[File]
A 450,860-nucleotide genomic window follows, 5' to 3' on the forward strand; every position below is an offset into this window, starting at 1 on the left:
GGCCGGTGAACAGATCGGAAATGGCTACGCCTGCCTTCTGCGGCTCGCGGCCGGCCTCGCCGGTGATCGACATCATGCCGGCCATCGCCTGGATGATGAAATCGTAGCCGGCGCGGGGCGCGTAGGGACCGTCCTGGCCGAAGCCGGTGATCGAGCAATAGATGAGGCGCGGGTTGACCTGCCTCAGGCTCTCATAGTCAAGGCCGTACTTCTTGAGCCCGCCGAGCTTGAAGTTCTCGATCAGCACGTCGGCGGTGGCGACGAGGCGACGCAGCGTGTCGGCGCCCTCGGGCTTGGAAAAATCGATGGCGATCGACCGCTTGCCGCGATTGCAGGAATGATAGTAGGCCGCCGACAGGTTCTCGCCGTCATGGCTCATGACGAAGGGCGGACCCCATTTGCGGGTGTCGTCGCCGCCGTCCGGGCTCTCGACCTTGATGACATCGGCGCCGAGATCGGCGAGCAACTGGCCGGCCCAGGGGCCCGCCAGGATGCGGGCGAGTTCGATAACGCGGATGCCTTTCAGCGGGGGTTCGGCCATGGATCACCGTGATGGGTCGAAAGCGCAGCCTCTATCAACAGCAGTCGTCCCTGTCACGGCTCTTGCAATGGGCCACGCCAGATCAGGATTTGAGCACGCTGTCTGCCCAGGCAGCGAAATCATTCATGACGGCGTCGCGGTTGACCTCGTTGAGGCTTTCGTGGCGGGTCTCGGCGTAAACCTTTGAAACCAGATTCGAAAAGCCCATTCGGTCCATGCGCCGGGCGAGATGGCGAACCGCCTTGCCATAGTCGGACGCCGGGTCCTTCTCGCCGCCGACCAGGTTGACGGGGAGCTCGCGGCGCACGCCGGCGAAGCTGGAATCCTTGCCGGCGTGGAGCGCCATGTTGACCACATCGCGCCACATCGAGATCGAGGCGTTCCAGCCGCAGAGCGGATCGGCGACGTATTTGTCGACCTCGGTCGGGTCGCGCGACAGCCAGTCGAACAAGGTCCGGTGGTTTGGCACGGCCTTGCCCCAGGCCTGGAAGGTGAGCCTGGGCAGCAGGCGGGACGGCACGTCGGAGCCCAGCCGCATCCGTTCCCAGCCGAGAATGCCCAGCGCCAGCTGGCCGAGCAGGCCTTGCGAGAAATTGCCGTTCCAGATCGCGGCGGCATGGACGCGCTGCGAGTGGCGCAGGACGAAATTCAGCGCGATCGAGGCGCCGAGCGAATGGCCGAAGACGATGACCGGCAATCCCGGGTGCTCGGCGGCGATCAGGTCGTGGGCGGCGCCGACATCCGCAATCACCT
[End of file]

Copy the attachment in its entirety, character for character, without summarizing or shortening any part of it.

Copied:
A 450,860-nucleotide genomic window follows, 5' to 3' on the forward strand; every position below is an offset into this window, starting at 1 on the left:
GGCCGGTGAACAGATCGGAAATGGCTACGCCTGCCTTCTGCGGCTCGCGGCCGGCCTCGCCGGTGATCGACATCATGCCGGCCATCGCCTGGATGATGAAATCGTAGCCGGCGCGGGGCGCGTAGGGACCGTCCTGGCCGAAGCCGGTGATCGAGCAATAGATGAGGCGCGGGTTGACCTGCCTCAGGCTCTCATAGTCAAGGCCGTACTTCTTGAGCCCGCCGAGCTTGAAGTTCTCGATCAGCACGTCGGCGGTGGCGACGAGGCGACGCAGCGTGTCGGCGCCCTCGGGCTTGGAAAAATCGATGGCGATCGACCGCTTGCCGCGATTGCAGGAATGATAGTAGGCCGCCGACAGGTTCTCGCCGTCATGGCTCATGACGAAGGGCGGACCCCATTTGCGGGTGTCGTCGCCGCCGTCCGGGCTCTCGACCTTGATGACATCGGCGCCGAGATCGGCGAGCAACTGGCCGGCCCAGGGGCCCGCCAGGATGCGGGCGAGTTCGATAACGCGGATGCCTTTCAGCGGGGGTTCGGCCATGGATCACCGTGATGGGTCGAAAGCGCAGCCTCTATCAACAGCAGTCGTCCCTGTCACGGCTCTTGCAATGGGCCACGCCAGATCAGGATTTGAGCACGCTGTCTGCCCAGGCAGCGAAATCATTCATGACGGCGTCGCGGTTGACCTCGTTGAGGCTTTCGTGGCGGGTCTCGGCGTAAACCTTTGAAACCAGATTCGAAAAGCCCATTCGGTCCATGCGCCGGGCGAGATGGCGAACCGCCTTGCCATAGTCGGACGCCGGGTCCTTCTCGCCGCCGACCAGGTTGACGGGGAGCTCGCGGCGCACGCCGGCGAAGCTGGAATCCTTGCCGGCGTGGAGCGCCATGTTGACCACATCGCGCCACATCGAGATCGAGGCGTTCCAGCCGCAGAGCGGATCGGCGACGTATTTGTCGACCTCGGTCGGGTCGCGCGACAGCCAGTCGAACAAGGTCCGGTGGTTTGGCACGGCCTTGCCCCAGGCCTGGAAGGTGAGCCTGGGCAGCAGGCGGGACGGCACGTCGGAGCCCAGCCGCATCCGTTCCCAGCCGAGAATGCCCAGCGCCAGCTGGCCGAGCAGGCCTTGCGAGAAATTGCCGTTCCAGATCGCGGCGGCATGGACGCGCTGCGAGTGGCGCAGGACGAAATTCAGCGCGATCGAGGCGCCGAGCGAATGGCCGAAGACGATGACCGGCAATCCCGGGTGCTCGGCGGCGATCAGGTCGTGGGCGGCGCCGACATCCGCAATCACCT